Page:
…The trustees implemented the required changes for future accruals. The existing benefits are protected and will increase due to future increases in pay. The benefits provided under the new SIP are equal in value to those provided under the prior formula. Additionally, the SIP benefits for future retirees are expected to increase over time and are anticipated to provide some protection against inflation.

One of the larger contributing employers was recently sold as part of a potential bankruptcy. When these types of transactions occurred in the past, the acquiring entity refused to participate in the plan due to concerns about potential withdrawal liability. However, as a result of the plan design changes and the change in the withdrawal liability procedures, the acquiring employer agreed to participate in the plan.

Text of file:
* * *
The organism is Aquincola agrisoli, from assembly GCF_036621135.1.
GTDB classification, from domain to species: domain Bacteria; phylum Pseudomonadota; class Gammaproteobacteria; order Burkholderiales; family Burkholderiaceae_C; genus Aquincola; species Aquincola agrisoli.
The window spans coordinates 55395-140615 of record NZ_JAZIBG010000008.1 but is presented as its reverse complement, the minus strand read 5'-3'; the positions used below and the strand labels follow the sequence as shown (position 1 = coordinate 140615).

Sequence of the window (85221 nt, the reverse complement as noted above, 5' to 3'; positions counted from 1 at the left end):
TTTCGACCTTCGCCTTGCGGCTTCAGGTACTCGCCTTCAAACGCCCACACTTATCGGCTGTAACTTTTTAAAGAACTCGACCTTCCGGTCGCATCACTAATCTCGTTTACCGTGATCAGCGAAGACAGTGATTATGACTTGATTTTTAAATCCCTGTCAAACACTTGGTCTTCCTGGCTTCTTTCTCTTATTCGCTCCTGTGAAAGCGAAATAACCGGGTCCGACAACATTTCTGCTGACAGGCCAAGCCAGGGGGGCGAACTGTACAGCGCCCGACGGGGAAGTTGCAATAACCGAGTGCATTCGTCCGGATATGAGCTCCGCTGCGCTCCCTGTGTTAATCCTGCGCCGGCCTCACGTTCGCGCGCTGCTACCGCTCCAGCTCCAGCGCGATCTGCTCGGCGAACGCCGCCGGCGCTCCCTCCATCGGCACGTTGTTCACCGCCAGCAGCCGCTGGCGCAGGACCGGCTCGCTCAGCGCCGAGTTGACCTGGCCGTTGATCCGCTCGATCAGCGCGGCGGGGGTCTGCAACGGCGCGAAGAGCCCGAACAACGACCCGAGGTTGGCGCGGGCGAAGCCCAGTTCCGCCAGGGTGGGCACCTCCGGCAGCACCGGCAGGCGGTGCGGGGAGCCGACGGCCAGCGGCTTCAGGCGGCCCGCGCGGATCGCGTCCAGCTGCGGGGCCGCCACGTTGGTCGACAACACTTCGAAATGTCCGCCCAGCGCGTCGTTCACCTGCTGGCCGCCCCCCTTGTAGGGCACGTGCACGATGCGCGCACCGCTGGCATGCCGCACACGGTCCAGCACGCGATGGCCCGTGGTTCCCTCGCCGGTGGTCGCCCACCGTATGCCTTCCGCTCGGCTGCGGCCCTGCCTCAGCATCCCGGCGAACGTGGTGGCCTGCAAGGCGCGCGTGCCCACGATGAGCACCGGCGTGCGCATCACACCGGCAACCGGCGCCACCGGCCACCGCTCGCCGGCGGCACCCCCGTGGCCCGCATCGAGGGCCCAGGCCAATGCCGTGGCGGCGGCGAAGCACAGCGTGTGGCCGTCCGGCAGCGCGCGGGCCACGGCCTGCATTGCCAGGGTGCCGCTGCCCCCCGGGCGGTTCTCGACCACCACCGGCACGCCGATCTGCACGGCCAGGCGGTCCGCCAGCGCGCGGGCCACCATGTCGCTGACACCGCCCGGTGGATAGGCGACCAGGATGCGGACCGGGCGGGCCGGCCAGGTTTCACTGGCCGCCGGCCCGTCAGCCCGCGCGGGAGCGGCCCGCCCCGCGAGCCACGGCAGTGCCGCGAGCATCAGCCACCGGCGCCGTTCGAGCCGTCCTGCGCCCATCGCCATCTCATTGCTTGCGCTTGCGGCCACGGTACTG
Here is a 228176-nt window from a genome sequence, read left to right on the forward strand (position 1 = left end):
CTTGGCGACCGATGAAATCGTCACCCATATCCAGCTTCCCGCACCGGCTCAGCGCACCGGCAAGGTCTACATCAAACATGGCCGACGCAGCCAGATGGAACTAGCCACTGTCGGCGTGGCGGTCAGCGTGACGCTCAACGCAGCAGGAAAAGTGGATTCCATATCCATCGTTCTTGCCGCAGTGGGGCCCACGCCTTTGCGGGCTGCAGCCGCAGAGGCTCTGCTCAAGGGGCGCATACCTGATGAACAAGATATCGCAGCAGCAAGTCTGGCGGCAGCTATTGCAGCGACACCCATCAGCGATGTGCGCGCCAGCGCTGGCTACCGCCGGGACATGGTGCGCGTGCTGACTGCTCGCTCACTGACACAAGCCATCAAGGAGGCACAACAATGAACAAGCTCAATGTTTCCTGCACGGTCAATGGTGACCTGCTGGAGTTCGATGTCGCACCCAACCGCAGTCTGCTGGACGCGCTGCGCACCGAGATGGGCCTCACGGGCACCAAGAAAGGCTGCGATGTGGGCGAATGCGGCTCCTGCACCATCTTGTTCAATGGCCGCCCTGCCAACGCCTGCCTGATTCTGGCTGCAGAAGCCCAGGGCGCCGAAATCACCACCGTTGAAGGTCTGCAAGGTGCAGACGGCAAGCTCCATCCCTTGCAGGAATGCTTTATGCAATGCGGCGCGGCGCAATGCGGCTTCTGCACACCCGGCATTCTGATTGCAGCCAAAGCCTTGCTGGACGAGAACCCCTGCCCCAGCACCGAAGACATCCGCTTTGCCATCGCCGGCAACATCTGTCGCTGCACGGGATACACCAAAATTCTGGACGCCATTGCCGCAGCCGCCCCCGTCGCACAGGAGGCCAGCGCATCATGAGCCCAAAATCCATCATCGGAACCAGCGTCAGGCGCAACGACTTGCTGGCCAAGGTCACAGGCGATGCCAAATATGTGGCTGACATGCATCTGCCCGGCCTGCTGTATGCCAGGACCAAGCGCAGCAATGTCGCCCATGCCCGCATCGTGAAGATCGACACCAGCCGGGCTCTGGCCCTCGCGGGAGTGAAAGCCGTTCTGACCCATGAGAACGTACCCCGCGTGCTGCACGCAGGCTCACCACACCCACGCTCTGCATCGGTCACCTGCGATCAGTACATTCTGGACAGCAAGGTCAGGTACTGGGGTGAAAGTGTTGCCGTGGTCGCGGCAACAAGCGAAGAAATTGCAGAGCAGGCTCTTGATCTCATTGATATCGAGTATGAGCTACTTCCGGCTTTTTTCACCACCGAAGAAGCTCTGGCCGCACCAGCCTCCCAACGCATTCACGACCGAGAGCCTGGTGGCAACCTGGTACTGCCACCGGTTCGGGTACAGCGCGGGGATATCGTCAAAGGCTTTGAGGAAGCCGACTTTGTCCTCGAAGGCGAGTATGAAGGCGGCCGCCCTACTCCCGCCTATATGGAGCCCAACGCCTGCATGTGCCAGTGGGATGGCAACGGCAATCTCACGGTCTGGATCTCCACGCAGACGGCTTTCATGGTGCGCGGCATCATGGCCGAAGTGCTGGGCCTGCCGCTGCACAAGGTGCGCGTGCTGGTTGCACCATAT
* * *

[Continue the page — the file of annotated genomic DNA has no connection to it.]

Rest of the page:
To learn more about the SIP, watch the following video.

Not-for-profit reduces payroll using voluntary early retirement program

In his article “Reducing payroll without involuntary terminations,” pension actuary Zorast Wadia discusses how Milliman helped a not-for-profit client reduce its payroll through a voluntary early retirement program (VERP).

Here is an excerpt:

The client considered a VERP that offered numerous types of incentives, including:

• Additional years of service and/or age credits
• Cash payment(s)—for example, one or two weeks of pay for each year of service
• Additional benefits, such as an extension of health coverage
• “Bridge” payments, where employees are paid an annuity from their termination date to a fixed date (such as age 62 or 65). …